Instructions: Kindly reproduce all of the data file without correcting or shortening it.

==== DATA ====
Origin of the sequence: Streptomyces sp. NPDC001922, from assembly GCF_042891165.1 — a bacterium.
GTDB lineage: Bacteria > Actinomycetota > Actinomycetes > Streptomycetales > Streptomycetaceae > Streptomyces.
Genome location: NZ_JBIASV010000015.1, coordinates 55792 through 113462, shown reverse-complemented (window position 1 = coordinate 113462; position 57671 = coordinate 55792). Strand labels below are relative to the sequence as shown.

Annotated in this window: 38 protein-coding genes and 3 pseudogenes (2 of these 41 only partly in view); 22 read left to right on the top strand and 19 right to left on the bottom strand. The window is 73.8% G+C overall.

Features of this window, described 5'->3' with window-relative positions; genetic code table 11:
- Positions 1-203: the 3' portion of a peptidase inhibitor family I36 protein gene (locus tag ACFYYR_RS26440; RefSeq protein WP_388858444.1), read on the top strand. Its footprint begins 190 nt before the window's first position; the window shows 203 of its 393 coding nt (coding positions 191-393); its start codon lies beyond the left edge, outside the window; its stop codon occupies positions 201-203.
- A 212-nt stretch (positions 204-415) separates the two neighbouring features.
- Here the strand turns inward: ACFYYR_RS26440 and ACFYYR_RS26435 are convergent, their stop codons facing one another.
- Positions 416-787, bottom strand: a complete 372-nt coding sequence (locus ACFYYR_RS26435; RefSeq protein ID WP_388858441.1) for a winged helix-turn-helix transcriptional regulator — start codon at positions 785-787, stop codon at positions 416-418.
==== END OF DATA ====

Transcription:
Origin of the sequence: Streptomyces sp. NPDC001922, from assembly GCF_042891165.1 — a bacterium.
GTDB lineage: Bacteria > Actinomycetota > Actinomycetes > Streptomycetales > Streptomycetaceae > Streptomyces.
Genome location: NZ_JBIASV010000015.1, coordinates 55792 through 113462, shown reverse-complemented (window position 1 = coordinate 113462; position 57671 = coordinate 55792). Strand labels below are relative to the sequence as shown.

Annotated in this window: 38 protein-coding genes and 3 pseudogenes (2 of these 41 only partly in view); 22 read left to right on the top strand and 19 right to left on the bottom strand. The window is 73.8% G+C overall.

Features of this window, described 5'->3' with window-relative positions; genetic code table 11:
- Positions 1-203: the 3' portion of a peptidase inhibitor family I36 protein gene (locus tag ACFYYR_RS26440; RefSeq protein WP_388858444.1), read on the top strand. Its footprint begins 190 nt before the window's first position; the window shows 203 of its 393 coding nt (coding positions 191-393); its start codon lies beyond the left edge, outside the window; its stop codon occupies positions 201-203.
- A 212-nt stretch (positions 204-415) separates the two neighbouring features.
- Here the strand turns inward: ACFYYR_RS26440 and ACFYYR_RS26435 are convergent, their stop codons facing one another.
- Positions 416-787, bottom strand: a complete 372-nt coding sequence (locus ACFYYR_RS26435; RefSeq protein ID WP_388858441.1) for a winged helix-turn-helix transcriptional regulator — start codon at positions 785-787, stop codon at positions 416-418.